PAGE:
To call a Lodge after the name of the place in which it meets displays some lack of inventive power. One Lodge the writer once visited is called by the name of the terrace at the end of which the Lodge premises are situated! and a good many are called by the, name of the sign of the licensed house in which the meeting's are held, and if of historic value there can be no objection.

In some cases the old Roman name of the town has been hunted but by some brother of classical attainments, and the result has been to incidentally to give a fillip to the appetite for historical research in the neighbourhood. Thus we find Lodge Olicana at Ilkley; Eboracum at York, Lindisfarne in North Shields, Beaudesert at Leighton Buzzard, Cestrian at Chester, Cornubian at Hayle, Claro at Harrogate, and Vitruvian, Ross.

There are, ten lodges "Light." One of these, No. 2721, is London and all the rest meet in India, and for the most part possess a geographical qualification; e.g. "Light in Tirhoot," "Light in the Himalayas." A very ambitious name is "Light of the Craft," No. 362, meeting in Jubbulpore.

The "Stars" are very numerous in the Masonic firmament as in the celestial, There are sixteen of them; and all but two are, abroad, these being "Star in the East" at Harwich, and the "Star" at Greenwich. Of the rest, the greater number are connected with the four cardinal points, e.g. there are six "Stars in the East". Apart from these and not so readily traceable in the year-book are such names as "Morning Star," "Rising Star," &c.

St. John has stood godfather to no less than forty-two lodges, and two hundred and forty lodges in all are dedicated to various Saints, the whole calendar apparently having been ransacked.

And it is not surprising to find eighty-nine lodges whose names have the word "Royal" prefixed. Seeing what an effect upon the imagination is produced by the old T.I. Mother Lodge of Kilwinning, it is not surprising to find the name of the cradle of Scottish Masonry incorporated into the names of some forty other lodges, distributed in all parts of the globe.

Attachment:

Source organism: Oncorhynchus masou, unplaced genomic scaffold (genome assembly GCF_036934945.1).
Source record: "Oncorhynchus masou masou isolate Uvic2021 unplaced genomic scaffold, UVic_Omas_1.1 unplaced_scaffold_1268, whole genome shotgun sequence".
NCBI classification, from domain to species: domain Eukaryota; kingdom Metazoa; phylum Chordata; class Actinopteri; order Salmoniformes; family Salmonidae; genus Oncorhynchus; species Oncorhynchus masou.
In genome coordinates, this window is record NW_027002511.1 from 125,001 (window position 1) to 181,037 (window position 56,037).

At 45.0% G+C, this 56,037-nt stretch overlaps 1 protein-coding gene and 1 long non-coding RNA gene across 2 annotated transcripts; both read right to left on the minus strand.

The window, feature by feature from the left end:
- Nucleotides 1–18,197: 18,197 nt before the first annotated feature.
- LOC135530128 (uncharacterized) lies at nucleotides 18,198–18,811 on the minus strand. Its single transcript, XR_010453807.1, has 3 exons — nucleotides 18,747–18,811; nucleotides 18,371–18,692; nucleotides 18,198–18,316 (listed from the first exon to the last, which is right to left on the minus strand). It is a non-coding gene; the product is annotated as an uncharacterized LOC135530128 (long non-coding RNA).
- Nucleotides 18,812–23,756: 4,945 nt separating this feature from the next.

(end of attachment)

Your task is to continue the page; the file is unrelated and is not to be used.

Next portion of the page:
Some curious names are "Inhabitants," "Noah's Ark," "All Souls," "England's Centre," "Nil sine labore," "Silent Temple," "Sun and Sector," "Parrett and Axe," "St. George and Corner Stone," and "Strong Man," among doubtless many others.

Of names of real Masonic significance there are comparatively few. There are in this country three lodges named Ionic, five Doric, and four Corinthian, a King Solomon, three Lewises, a Perfect Ashlar, Abiff; a Pentalpha, Keystone, Pentangle, Square and Compasses, Sun Square and Compasses, Three Grand Principles (3), and Three Pillars - that is to say, not many more than a score; or about one in a hundred. Abroad there are three Corinthian, one Doric, two Hiram, one Ionic.

Local history often solves the problem of what the new Lodge is to be called. Robin Hood at Eastwood, the seven Abbey Lodges, Athole in the Isle of Man, Border City at Carlisle, Camalodunum at Malton, Caradoc at Swansea, Dorothy Vernon at Bakewell, Eleanor Cross at Northampton, Hotspur at Newcastle, Hengist, Horsa, and Rowena at Bournemouth, Humphrey Cheetham in Manchester, Ivanhoe at Sheffield, Limestone Rock at Clitheroe, Merlin at Pontyridd (the reputed birthplace of the bard), Rose of Raby at Staindrop, and William of Wykeham at Winchester are all names to be highly commended. Peveril of the Peak at New Mills is also worth noting. If the Three Graces at Haworth refer to the three Sisters Bronte that Lodge must be included, but the date, 1831, does not suggest the association, for the Sister's Bronte were but schoolgirls at the time. Moreover, neither prophets nor prophetesses have any honour in their own country.

The lord of the manor or some neighbouring historic property often suggests a name. Thus we find Londesborough at Scarborough, Eastnor at Ledbury, Bute at Cardiff, Wentworth, at Sheffield, Wharnecliffe at Penistone; Talbot at Swansea, and Sir Watkin at Mold. Current history and even current politics are sometimes studied with this object. The year 1902, which witnessed the Coronation of our present Sovereign, was responsible for one London, five country, and two foreign lodges being called Coronation, whilst three other lodges gave expression to a similar feeling of loyalty by calling themselves after the king's name. Class lodges are responsible for many new departures in nomenclature, but these are referred to in a separate chapter.

To continue our analysis; the Lodge rejoicing in the longest name is possibly that one in Karachi, Lodge Khan Bahadur B. Rajkotwallah, No. 253I. When the hearty good wishes of this Lodge are conveyed to another, which one of its members may be visiting, it generally happens that the Secretary of the Lodge visited does not trust his memory, but asks to have it put down on a piece of paper.

The Middlesex Imperial Yeomanry is a fairly good mouthful, but it possesses the advantage of a familiar ring which the other lacks; so does the Incorporated Society of Musicians. On the other hand, there are six lodges which altogether only trouble eighteen letters of the alphabet between them. These are the Oak, the Rye, and the Ivy, all London lodges, and the Dee, Lyn and Era.

There are thirty-eight lodges whose names run to but four letters each. On the whole, the palm for brevity may be given to Lodge Dee. One other name of dignified proportions is the Premier Diamond of the Transvaal.